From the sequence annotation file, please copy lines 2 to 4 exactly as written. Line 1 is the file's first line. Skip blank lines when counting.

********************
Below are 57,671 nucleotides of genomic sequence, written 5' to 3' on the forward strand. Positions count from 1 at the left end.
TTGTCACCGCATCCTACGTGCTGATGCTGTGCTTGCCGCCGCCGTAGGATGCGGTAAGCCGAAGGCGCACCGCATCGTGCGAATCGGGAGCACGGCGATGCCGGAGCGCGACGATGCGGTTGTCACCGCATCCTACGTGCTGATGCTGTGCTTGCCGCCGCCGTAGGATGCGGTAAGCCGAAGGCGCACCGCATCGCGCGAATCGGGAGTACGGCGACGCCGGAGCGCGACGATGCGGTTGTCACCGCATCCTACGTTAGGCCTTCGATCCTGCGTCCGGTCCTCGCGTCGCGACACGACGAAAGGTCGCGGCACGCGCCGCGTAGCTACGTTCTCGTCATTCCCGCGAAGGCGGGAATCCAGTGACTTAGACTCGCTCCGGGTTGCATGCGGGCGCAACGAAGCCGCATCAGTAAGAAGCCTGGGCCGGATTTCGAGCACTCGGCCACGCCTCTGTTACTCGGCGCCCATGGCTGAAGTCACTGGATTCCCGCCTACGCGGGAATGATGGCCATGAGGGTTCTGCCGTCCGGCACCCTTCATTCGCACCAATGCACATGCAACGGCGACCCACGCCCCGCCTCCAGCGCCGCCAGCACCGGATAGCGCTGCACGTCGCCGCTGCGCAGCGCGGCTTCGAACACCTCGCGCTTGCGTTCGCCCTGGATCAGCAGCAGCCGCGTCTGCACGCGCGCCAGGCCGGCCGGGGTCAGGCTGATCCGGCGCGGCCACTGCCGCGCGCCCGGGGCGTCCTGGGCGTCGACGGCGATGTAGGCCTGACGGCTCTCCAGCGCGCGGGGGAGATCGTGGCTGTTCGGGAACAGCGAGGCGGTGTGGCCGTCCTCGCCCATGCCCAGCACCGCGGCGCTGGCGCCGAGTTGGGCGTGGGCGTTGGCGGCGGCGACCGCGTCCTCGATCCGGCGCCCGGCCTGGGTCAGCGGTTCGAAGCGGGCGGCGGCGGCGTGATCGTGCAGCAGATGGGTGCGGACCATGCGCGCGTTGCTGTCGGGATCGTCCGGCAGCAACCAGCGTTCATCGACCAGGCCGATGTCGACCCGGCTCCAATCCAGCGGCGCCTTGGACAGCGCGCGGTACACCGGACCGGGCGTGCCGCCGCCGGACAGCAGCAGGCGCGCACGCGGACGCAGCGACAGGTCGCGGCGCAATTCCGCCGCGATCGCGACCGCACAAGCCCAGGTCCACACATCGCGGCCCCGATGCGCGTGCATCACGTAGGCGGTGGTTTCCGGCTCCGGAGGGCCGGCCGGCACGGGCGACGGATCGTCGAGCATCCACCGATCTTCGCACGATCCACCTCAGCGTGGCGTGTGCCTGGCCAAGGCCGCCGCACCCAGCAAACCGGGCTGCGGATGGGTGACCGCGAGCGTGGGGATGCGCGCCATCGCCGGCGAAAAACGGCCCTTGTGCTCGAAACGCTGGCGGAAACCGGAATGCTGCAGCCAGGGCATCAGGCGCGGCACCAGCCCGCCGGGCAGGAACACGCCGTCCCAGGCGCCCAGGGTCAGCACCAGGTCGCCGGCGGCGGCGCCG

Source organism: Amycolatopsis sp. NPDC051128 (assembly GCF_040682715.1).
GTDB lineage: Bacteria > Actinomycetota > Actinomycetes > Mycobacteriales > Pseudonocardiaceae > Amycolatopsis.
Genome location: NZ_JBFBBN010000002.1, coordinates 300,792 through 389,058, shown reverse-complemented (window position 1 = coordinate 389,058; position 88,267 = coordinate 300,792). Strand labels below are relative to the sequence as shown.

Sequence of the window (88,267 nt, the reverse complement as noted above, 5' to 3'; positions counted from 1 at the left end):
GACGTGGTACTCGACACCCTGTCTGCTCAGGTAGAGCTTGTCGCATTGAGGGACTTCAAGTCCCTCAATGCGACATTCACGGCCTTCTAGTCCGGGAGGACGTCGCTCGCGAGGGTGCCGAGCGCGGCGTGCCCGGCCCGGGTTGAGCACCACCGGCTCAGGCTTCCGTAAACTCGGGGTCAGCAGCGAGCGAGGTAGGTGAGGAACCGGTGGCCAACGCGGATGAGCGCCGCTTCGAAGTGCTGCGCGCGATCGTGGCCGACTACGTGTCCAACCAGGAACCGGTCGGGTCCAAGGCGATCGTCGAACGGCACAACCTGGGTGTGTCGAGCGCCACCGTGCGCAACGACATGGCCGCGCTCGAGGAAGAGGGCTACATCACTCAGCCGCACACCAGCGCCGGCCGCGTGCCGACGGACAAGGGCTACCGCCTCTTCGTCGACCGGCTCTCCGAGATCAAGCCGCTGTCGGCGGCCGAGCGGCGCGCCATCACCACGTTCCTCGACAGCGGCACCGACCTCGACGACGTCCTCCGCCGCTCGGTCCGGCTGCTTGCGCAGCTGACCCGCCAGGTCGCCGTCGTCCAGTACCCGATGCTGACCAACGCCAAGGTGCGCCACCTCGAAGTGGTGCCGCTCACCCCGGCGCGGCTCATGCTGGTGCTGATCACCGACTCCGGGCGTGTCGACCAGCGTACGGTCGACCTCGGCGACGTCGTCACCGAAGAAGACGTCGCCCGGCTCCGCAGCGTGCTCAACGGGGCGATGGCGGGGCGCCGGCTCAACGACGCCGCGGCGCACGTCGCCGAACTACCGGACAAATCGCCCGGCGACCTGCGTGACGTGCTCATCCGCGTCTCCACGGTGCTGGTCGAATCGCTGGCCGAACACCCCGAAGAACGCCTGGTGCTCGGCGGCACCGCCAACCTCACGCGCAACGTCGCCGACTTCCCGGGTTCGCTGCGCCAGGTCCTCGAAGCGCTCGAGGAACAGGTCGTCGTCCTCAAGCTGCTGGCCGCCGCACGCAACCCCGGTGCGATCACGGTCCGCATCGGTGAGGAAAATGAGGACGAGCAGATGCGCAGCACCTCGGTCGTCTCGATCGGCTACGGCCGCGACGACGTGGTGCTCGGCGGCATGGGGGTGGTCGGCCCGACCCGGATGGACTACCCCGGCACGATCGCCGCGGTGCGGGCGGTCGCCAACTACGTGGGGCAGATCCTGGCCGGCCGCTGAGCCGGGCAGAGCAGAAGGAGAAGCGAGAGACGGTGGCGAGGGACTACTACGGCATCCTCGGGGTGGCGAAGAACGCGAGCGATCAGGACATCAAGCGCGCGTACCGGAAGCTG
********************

TTGTCACCGCATCCTACGTGCTGATGCTGTGCTTGCCGCCGCCGTAGGATGCGGTAAGCCGAAGGCGCACCGCATCGTGCGAATCGGGAGCACGGCGATGCCGGAGCGCGACGATGCGGTTGTCACCGCATCCTACGTGCTGATGCTGTGCTTGCCGCCGCCGTAGGATGCGGTAAGCCGAAGGCGCACCGCATCGCGCGAATCGGGAGTACGGCGACGCCGGAGCGCGACGATGCGGTTGTCACCGCATCCTACGTTAGGCCTTCGATCCTGCGTCCGGTCCTCGCGTCGCGACACGACGAAAGGTCGCGGCACGCGCCGCGTAGCTACGTTCTCGTCATTCCCGCGAAGGCGGGAATCCAGTGACTTAGACTCGCTCCGGGTTGCATGCGGGCGCAACGAAGCCGCATCAGTAAGAAGCCTGGGCCGGATTTCGAGCACTCGGCCACGCCTCTGTTACTCGGCGCCCATGGCTGAAGTCACTGGATTCCCGCCTACGCGGGAATGATGGCCATGAGGGTTCTGCCGTCCGGCACCCTTCATTCGCACCAATGCACATGCAACGGCGACCCACGCCCCGCCTCCAGCGCCGCCAGCACCGGATAGCGCTGCACGTCGCCGCTGCGCAGCGCGGCTTCGAACACCTCGCGCTTGCGTTCGCCCTGGATCAGCAGCAGCCGCGTCTGCACGCGCGCCAGGCCGGCCGGGGTCAGGCTGATCCGGCGCGGCCACTGCCGCGCGCCCGGGGCGTCCTGGGCGTCGACGGCGATGTAGGCCTGACGGCTCTCCAGCGCGCGGGGGAGATCGTGGCTGTTCGGGAACAGCGAGGCGGTGTGGCCGTCCTCGCCCATGCCCAGCACCGCGGCGCTGGCGCCGAGTTGGGCGTGGGCGTTGGCGGCGGCGACCGCGTCCTCGATCCGGCGCCCGGCCTGGGTCAGCGGTTCGAAGCGGGCGGCGGCGGCGTGATCGTGCAGCAGATGGGTGCGGACCATGCGCGCGTTGCTGTCGGGATCGTCCGGCAGCAACCAGCGTTCATCGACCAGGCCGATGTCGACCCGGCTCCAATCCAGCGGCGCCTTGGACAGCGCGCGGTACACCGGACCGGGCGTGCCGCCGCCGGACAGCAGCAGGCGCGCACGCGGACGCAGCGACAGGTCGCGGCGCAATTCCGCCGCGATCGCGACCGCACAAGCCCAGGTCCACACATCGCGGCCCCGATGCGCGTGCATCACGTAGGCGGTGGTTTCCGGCTCCGGAGGGCCGGCCGGCACGGGCGACGGATCGTCGAGCATCCACCGATCTTCGCACGATCCACCTCAGCGTGGCGTGTGCCTGGCCAAGGCCGCCGCACCCAGCAAACCGGGCTGCGGATGGGTGACCGCGAGCGTGGGGATGCGCGCCATCGCCGGCGAAAAACGGCCCTTGTGCTCGAAACGCTGGCGGAAACCGGAATGCTGCAGCCAGGGCATCAGGCGCGGCACCAGCCCGCCGGGCAGGAACACGCCGTCCCAGGCGCCCAGGGTCAGCACCAGGTCGCCGGCGGCGGCGCCG

Source organism: Amycolatopsis sp. NPDC051128 (assembly GCF_040682715.1).
GTDB lineage: Bacteria > Actinomycetota > Actinomycetes > Mycobacteriales > Pseudonocardiaceae > Amycolatopsis.